Blending is an operation where two or more polytopes of the same rank are overlaid, coinciding and congruent facets are removed, and coinciding and noncongruent facets are themselves blended. It is similar to the creation of compounds, but in compounds every facet remains, possibly producing multiple-covers. If no facets are shared between the blended polytopes, a compound is formed.
Some allow blends to affect all elements, not just facets and elements adjacent to them, such as two polyhedra merged at a single vertex.
In general, blends produce polytopoids which may be exotic. For example, the great dirhombicosidodecahedron and the disnub icosahedron (compound of 20 octahedra) blend to form the great disnub dirhombidodecahedron, which has four faces meeting at some edges.
|3 octagonal prisms oriented differently||Small rhombihexahedron|
|Six pairs of coincident square faces are removed.
Coincident edges and vertices (belonging to those squares) are merged.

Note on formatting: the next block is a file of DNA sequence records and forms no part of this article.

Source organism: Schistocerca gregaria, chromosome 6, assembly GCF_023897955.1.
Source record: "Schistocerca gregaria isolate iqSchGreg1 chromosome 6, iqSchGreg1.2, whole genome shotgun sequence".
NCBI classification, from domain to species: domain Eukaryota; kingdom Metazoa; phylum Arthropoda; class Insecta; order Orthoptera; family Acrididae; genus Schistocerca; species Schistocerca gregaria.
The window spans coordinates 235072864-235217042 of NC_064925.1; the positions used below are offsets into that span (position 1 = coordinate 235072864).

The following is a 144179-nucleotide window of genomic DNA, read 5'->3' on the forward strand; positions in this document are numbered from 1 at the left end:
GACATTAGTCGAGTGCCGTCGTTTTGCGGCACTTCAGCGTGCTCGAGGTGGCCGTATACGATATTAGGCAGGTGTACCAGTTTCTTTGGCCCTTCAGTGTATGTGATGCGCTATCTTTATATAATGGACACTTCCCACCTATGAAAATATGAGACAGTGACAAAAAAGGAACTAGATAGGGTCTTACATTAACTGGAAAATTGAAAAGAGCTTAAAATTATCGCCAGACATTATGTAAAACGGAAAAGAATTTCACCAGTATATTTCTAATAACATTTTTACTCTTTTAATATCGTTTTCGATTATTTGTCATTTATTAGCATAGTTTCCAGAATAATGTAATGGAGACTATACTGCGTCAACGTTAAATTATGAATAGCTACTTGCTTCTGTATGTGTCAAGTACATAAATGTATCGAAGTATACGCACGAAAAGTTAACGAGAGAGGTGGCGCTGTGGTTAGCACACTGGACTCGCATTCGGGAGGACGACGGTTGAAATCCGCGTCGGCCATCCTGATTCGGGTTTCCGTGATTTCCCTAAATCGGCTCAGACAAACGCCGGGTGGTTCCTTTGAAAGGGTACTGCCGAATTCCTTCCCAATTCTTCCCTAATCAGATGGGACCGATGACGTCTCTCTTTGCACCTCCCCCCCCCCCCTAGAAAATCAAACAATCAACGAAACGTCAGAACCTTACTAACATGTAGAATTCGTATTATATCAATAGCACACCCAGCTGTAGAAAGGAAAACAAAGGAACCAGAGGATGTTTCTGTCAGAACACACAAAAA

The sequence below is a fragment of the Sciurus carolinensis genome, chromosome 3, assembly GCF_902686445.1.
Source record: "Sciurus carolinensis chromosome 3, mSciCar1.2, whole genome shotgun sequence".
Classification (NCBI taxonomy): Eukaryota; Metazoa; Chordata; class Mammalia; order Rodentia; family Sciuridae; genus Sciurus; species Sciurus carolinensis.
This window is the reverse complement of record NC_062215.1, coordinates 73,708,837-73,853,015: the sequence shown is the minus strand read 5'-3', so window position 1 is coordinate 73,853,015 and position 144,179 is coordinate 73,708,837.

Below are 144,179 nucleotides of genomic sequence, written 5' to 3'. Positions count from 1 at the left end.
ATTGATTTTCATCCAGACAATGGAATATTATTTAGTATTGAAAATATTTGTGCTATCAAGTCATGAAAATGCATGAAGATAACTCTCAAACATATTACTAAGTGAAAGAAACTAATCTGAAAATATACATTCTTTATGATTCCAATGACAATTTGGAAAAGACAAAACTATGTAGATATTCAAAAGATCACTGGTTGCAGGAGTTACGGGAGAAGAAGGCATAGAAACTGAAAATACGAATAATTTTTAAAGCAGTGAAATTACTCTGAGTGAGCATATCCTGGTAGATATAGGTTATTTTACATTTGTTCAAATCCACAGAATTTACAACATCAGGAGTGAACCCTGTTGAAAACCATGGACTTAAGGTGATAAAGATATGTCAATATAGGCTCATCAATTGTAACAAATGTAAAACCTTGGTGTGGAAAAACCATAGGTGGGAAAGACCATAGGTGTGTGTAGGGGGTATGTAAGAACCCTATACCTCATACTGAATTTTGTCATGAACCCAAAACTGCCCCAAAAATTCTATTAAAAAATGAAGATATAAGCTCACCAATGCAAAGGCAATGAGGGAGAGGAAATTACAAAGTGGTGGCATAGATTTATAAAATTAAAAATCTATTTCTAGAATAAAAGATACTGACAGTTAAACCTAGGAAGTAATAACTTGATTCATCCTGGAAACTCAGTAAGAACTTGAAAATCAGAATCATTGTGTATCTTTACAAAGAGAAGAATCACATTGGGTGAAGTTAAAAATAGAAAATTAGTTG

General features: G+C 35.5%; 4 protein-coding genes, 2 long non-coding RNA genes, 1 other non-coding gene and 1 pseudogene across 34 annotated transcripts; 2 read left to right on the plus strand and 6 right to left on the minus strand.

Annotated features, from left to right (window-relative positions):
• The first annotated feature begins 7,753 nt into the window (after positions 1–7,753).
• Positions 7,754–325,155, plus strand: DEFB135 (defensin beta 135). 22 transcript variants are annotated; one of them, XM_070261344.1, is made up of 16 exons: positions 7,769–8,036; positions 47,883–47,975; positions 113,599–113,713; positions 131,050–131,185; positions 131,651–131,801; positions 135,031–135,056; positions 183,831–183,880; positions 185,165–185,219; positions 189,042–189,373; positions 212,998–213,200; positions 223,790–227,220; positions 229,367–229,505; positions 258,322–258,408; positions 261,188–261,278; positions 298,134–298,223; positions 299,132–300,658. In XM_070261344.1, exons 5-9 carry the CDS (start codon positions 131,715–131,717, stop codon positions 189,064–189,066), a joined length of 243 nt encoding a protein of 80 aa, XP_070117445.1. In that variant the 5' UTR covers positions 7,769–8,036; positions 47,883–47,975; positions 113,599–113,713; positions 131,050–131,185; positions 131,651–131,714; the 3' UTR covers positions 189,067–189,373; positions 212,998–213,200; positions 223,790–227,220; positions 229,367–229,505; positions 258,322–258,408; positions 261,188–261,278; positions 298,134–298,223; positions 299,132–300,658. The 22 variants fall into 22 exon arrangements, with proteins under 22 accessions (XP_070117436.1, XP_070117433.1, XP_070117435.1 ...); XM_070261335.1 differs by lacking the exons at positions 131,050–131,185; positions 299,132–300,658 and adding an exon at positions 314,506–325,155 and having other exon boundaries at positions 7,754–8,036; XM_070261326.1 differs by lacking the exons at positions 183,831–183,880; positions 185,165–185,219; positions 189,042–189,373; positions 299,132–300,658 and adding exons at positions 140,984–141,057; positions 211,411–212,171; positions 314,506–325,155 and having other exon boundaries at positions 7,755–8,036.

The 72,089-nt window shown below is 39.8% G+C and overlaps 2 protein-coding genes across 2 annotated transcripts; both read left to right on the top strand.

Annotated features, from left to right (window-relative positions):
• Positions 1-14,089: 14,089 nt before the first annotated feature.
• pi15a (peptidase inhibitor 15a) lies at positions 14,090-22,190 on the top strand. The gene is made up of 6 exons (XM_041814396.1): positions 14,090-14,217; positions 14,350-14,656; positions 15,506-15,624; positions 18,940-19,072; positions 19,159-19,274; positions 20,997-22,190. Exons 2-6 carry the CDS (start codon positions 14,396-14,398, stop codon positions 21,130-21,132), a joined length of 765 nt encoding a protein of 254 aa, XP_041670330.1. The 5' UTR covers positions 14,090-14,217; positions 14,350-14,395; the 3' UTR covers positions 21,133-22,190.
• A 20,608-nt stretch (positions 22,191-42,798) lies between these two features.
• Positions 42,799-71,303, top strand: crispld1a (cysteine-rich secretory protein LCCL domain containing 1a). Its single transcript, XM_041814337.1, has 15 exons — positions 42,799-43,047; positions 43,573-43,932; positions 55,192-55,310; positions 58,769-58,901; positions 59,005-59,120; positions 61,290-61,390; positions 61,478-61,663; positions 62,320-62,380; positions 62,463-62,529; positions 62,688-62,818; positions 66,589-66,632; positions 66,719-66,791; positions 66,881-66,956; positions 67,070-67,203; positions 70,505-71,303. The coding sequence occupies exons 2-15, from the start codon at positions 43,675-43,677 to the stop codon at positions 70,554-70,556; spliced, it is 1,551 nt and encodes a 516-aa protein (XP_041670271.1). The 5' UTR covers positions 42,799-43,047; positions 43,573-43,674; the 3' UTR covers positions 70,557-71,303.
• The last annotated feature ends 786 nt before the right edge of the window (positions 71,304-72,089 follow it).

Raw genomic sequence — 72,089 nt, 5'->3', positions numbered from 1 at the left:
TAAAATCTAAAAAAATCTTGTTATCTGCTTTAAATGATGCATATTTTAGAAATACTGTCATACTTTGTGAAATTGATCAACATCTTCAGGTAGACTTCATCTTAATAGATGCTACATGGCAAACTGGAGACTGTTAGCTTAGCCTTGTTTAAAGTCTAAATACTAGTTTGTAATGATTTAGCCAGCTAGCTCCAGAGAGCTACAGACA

(The octagonal faces intersect one another, but do not coincide.)
In the context of the Johnson solids, a similar operation is referred to as "augmenting." This usually involves a coincident pair of facets being removed, as they end up inside the resultant polytope, and coincident edges and vertices being merged since they lie on the polytope's surface. Diminishing can also be considered a type of blend, in which all but one facet of one polytope is removed.
|Polytope 1||Polytope 2||Resultant blend|
|Dodecahedron||Pentagonal pyramid||Augmented dodecahedron|
|The coincident pentagonal faces end up on the inside and are removed.
Ten pairs of coincident edges and vertices end up on the outside and are merged.
An augmentation performed in the opposite direction is sometimes referred to as an "excavation". In layman's terms, the difference is that an augmentation "adds material" while an excavation "subtracts" it. A diminishment that adds material is called a replenishment.